In just 11 days, Spokane-based Ultimate Fighting Championship athlete Julianna Peña will step into the octagon in Houston, Texas, to take on sixth-ranked women's bantamweight Jessica Eye. It'll be Pena's second match since she returned to the division earlier this year after taking more than a year off to recover from a devastating knee injury. In January of last year, Pena tore three of the joint's major ligaments during a practice session at her Spokane gym, Sik-Jitsu.
Peña has been openly vocal about getting a chance at taking down women's bantamweight champion Ronda Rousey, who's annihilated recent opponents in seconds. Many fans, MMA commentators and Peña herself believe the upcoming matchup against Eye is a proving ground, and that the UFC is setting her up to face off with Rousey in the near future.
A few days before she'll board her flight to Houston, Peña wraps her padded UFC gloves around her wrists and jumps into a grappling session with training partner and Sik-Jitsu teammate Marcos Lopez. Her movements on the mat appear effortless, even if it is just a practice round. In one swift movement, Peña slips a long leg under Lopez's knee and has him to the ground. She flips onto her back, finds his neck and quickly has him in a choke hold.
We caught up with Peña before this afternoon practice session to chat about the upcoming bout next weekend, Saturday, Oct. 3, at 7 pm, on pay-per-view.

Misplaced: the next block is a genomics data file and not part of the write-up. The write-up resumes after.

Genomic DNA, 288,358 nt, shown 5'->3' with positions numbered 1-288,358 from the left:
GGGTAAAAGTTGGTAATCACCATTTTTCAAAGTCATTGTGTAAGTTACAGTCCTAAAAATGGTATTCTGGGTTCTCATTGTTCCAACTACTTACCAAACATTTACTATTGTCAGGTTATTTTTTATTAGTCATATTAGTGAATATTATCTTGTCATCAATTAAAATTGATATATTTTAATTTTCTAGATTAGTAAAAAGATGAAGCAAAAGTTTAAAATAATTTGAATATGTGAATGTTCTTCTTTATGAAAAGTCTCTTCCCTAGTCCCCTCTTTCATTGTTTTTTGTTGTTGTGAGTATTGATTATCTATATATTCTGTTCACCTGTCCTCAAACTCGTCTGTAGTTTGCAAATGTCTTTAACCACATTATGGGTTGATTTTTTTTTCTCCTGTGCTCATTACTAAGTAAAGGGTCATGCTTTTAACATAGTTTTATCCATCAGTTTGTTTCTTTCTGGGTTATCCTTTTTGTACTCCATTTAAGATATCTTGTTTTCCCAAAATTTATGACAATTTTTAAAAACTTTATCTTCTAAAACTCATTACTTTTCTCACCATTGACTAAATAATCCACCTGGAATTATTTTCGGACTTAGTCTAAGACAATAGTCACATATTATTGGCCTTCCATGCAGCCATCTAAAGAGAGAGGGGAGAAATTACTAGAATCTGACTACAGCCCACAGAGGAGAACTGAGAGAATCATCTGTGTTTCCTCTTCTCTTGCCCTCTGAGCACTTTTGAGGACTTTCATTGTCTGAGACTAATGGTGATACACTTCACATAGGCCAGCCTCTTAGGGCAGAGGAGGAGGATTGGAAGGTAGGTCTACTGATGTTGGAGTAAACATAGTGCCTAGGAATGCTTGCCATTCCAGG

INLANDER: You’ve been back to training for about a year now since recovering from your knee injury, and you’ve fought and won since. How are you feeling, physically?
JULIANNA PEÑA: Physically I feel great. You know, one of the things everyone was wondering is was my knee going to be able to hold up in the fight, and I don’t necessarily think I was worried about the knee holding up because I did everything that the doctors had required of me. I was just more concerned with ‘Gosh, it’s been more than a year — ring rust — do I still remember how to fight?’ Once I got in there and got the win, I realized I still have it. I got what it takes, and it’s going to take a lot more than a knee injury to get me out of this division.
Your stats are clearly ahead of your next opponent, Jessica Eye, and in your last fight you finished your opponent in the first round. How have you prepared in specific ways for your match-up with Jessica?
I have been working on closing the distance and making sure that she can’t get away from me. I’ve been working a lot in the clinch, and I’ve been working a lot of wrestling and takedowns. That’s kind of the name of my game anyway — to just grind them out and get them to the ground, and get the ground-and-pound and get the finish as fast as possible.
Ronda Rousey has beat just about everyone on the bantamweight division rankings between you and her. You’re up against the No. 6 ranked woman, and Ronda is fighting the No. 8 ranked woman [Holly Holm] about a month later. If you win this fight, do you think you’ll be next to go up against Ronda?